The Court cards seem to illustrate stars of the silver screen era. While there are a few I can pick, many are unfamiliar to me. Almost all are blessed with incredibly good looks. All figures are shown in a portrait style with the upper body only. Again they are intricately detailed. The cards are linked to different astrological signs but in a different way to the normal Golden Dawn attributions. The creators’ attributions are quite unique I believe. He links the four Cardinal signs to the Kings, the mutable signs to the Queens and the Fixed signs to the Princes. Most of the figures have a symbol of the associated sign on or near them. For example, the King of Cups has a crab pinned to his lapel to represent Cancer. In the background of the Queen of Wands we can see an archer at the top of a tower, representing Sagittarius.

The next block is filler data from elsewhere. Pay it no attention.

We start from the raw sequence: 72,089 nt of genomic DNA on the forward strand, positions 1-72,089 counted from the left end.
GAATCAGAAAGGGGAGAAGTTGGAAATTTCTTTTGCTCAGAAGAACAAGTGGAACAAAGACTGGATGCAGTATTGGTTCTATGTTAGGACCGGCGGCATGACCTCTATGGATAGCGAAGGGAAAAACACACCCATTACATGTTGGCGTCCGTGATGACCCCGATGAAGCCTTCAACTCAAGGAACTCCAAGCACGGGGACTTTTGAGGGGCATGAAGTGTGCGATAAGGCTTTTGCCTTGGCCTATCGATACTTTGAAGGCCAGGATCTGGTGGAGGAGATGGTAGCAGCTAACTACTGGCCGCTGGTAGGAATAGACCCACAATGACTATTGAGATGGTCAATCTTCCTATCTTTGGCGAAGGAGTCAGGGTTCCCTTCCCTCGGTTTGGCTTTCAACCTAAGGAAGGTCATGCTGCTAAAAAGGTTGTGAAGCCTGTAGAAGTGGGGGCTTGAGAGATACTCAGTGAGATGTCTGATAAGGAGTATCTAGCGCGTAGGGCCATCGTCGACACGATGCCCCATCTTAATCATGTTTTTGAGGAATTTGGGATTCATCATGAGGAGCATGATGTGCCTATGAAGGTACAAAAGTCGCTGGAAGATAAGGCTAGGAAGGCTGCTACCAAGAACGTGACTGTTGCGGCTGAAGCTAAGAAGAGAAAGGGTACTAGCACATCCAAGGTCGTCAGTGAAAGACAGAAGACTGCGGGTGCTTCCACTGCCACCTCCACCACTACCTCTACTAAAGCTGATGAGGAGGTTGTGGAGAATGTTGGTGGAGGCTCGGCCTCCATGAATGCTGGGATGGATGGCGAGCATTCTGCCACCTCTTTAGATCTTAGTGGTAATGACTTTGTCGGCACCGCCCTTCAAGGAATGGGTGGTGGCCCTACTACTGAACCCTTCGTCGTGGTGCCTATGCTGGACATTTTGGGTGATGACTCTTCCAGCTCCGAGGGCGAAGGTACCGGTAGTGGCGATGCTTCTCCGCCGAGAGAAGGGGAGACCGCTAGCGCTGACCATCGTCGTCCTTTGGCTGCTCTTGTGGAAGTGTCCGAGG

The Minor Arcana are fully illustrated but quite different in many instances from the Waite-Smith minors. I have heard them described as more like the Thoth meanings. Personally, I believe that Norbert Losche has attempted to provide illustrations based on the Golden Dawn meanings from 'Book T', which is where the Thoth and most of the Waite-Smith meanings also come from. In many of the minor cards we can also see zodiacal or planetary glyphs or symbols which link the astrological associations made by the Golden Dawn. While at first someone familiar with the Waite-Smith system may find these cards quite different, anyone who was familiar with the underlying Golden Dawn meanings could quite easily make sense of them.

The Six of Cups shows a couple sharing a quiet moment together. There is the sense of intimacy as well. This fits with the Golden Dawn title of 'Pleasure'. The Four of swords shows four men sitting down and sharing a drink. There is a camel tethered in the background. Four swords are laid out on a blanket in front of them on which is the glyph for Jupiter. The Golden Dawn title for this card is 'Rest from Strife'. On the Thoth deck Crowley titles is 'Truce'.